"I spent three hours with him one night explaining the ups and downs of the job," Van de Kamp said. "In terms of his reentry into politics, Jerry has to succeed."
Davis, who served as Brown's gubernatorial chief of staff, had a different reaction to his old boss' political return.
"Welcome back Jerry!" Davis enthused.
'Phones Were Ringing'
"During my seven years as chief of staff with Jerry, America looked to this state for leadership. Our phones were ringing off the hook with other states that wanted to follow our lead. . . .
"Under George Deukmejian, California has come to a screeching halt. Our phones do not ring anymore. And it is no wonder."
To a less than attentive audience, Davis contributed his ideas for a successful Democratic theme for the 1990s.
"There is a new politics emerging across this state. A politics where people are coming together, taking stock of their lives and demanding their elected officials get out of the special-interest protection racket," Davis said.
Davis is expected to announce on Wednesday that he will continue as an exploratory candidate for governor. But an adviser said Davis will keep his options flexible enough to later switch back and seek reelection as controller.
McCarthy likewise faced a restless audience of convention delegates.
And in his speech, he expressed pointed impatience with the attention lavished on Brown.
"Star quality may have a place in California politics. But without the will to lead, stars don't guide," McCarthy said.
McCarthy, whose grudges and rivalry with Brown go back years, earlier endorsed the candidacy of Westly, saying that the former chief executive is not the "right fit for state chair."
As for his own future, McCarthy said at a press conference that he will wait until March 1 to announce whether he will jump into the race for governor or seek reelection as lieutenant governor.
But McCarthy is having increasing difficulty in countering doubts about his willingness to take on another grueling campaign so soon after his November loss in a run for the U.S. Senate.
And his own words are part of the reason. Almost everywhere he goes, he expresses his concern with the demands for raising money for such a race.
A fourth major Democratic contender for governor is Dianne Feinstein, the former mayor of San Francisco. She attended the convention but only to shake hands and be seen, not to speak or be heard.
She approached the gathering of the party's grass-roots activists apprehensively. Last year, she chose to give verbal support for Republican U.S. Sen. Pete Wilson in his reelection campaign, and not endorse Democratic nominee McCarthy.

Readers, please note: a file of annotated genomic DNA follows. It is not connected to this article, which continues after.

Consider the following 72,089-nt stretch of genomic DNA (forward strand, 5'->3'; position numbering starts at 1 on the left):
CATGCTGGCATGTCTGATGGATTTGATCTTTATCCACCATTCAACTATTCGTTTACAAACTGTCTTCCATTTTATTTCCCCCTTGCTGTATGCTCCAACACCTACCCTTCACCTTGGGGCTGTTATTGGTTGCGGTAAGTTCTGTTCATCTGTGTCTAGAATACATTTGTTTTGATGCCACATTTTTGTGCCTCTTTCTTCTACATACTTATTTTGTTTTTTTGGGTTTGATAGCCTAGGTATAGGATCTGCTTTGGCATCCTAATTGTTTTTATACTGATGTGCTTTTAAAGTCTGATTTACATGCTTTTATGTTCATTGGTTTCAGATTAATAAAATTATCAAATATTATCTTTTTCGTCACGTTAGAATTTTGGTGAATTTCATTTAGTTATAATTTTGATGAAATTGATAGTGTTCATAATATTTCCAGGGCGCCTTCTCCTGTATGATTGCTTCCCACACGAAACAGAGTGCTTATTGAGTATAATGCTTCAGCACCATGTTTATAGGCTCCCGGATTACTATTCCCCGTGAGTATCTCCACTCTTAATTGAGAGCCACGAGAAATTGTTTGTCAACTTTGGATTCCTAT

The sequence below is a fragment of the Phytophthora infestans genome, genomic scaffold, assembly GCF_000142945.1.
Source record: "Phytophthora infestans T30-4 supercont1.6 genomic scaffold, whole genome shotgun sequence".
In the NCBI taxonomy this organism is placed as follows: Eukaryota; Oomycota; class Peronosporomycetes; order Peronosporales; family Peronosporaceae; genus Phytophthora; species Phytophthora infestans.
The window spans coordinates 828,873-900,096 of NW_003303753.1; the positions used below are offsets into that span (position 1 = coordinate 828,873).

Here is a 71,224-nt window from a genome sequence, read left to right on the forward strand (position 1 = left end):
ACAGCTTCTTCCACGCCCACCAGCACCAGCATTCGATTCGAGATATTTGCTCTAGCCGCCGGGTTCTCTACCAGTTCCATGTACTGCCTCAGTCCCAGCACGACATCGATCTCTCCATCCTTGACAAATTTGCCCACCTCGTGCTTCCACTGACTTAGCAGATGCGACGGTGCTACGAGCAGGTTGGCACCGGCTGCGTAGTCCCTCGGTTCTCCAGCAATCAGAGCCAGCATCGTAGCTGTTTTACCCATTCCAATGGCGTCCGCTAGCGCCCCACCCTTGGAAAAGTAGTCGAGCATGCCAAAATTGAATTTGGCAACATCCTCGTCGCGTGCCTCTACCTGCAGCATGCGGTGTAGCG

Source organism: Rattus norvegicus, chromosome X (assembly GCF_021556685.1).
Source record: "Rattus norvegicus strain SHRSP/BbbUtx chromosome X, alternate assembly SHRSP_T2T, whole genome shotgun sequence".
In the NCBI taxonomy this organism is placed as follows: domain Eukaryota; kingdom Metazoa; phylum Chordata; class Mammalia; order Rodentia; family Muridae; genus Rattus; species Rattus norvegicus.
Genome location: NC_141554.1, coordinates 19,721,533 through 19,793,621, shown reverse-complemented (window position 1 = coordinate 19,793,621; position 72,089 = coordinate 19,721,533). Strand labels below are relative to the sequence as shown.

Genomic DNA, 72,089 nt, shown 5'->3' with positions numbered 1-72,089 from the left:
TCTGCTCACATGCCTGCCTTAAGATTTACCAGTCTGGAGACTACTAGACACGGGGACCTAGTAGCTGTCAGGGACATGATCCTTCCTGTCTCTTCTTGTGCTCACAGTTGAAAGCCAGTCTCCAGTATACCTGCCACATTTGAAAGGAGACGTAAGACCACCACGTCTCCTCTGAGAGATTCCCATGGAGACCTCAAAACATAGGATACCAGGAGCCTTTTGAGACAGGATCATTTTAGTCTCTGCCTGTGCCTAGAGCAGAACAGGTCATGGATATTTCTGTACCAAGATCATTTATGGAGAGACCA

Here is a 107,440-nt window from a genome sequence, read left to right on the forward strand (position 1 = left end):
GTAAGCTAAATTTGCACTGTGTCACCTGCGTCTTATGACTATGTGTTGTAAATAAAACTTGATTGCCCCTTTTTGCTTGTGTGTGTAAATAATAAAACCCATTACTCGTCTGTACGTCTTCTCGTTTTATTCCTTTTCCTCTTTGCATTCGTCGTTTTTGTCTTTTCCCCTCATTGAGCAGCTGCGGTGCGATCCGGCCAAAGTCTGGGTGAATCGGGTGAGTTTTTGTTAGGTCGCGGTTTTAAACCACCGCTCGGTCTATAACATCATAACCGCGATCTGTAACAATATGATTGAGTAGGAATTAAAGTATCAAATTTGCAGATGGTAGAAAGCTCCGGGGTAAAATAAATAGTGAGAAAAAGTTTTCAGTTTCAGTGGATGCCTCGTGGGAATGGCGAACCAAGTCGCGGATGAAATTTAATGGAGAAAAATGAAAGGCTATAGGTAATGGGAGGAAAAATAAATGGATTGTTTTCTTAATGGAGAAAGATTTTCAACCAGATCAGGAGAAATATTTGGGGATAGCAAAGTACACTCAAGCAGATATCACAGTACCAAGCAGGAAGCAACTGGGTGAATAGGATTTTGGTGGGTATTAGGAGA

But Saturday, she seemed to fit in like any other Democrat and called the reception she received from the rank-and-file "fine."
"What I've seen is that people have an open mind," Feinstein said.
The former mayor noted that for two consecutive years, she has been the front-running candidate in Mervin Field's independent California Poll. During that time, Feinstein has done virtually nothing to build an organization or foster a candidacy.
'Give It a Go'
"The lead held for a year anyway so we've decided to give it a go," she said.
Democrats also got a glimpse of two 1992 presidential hopefuls--the Rev. Jesse Jackson and Rep. Richard Gephardt of Missouri.
Gephardt cautioned against a popular bit of Democratic wisdom--that the party can capture the White House if it patiently waits for the "pendulum to swing."
"The Republicans win only if we let them--only if we fail to stand our ground and stand up, clearly and unequivocally, for economic strength and economic justice," he said.
Among the daylong, seemingly endless lineup of speakers, only Jackson was truly successful in breaking through and grabbing the attention of the delegates. The audience sat pin-still and frequently cheered the former presidential candidate.
Jackson gave Brown a boost in his comeback bid.
'The Moral Center'
"He's been to the valley. He's been up the mountain, and now he's back in the mainstream again. We need his ideas," Jackson said. He exhorted Democrats to forget the left wing and the right wing and shoot for "the moral center--the bull's eye."
Scattered through the audience were many political faces unfamiliar at party gatherings--the reunion of old-time Brown Administration officials. Among them was Brown's enigmatic personal adviser Jacques Barzaghi, former press secretary Cari Beauchamp, former legal affairs secretary Byron Georgiou and former legislative aide Diana Dooley.
Most of these people, like Brown, were not interested in party functions for all the many conventions proceeding this. They were interested in Brown.
So were news correspondents from Chicago, Baltimore, Washington and Boston, and writers representing Vogue and GQ--none of whom would otherwise cover a state political convention in California.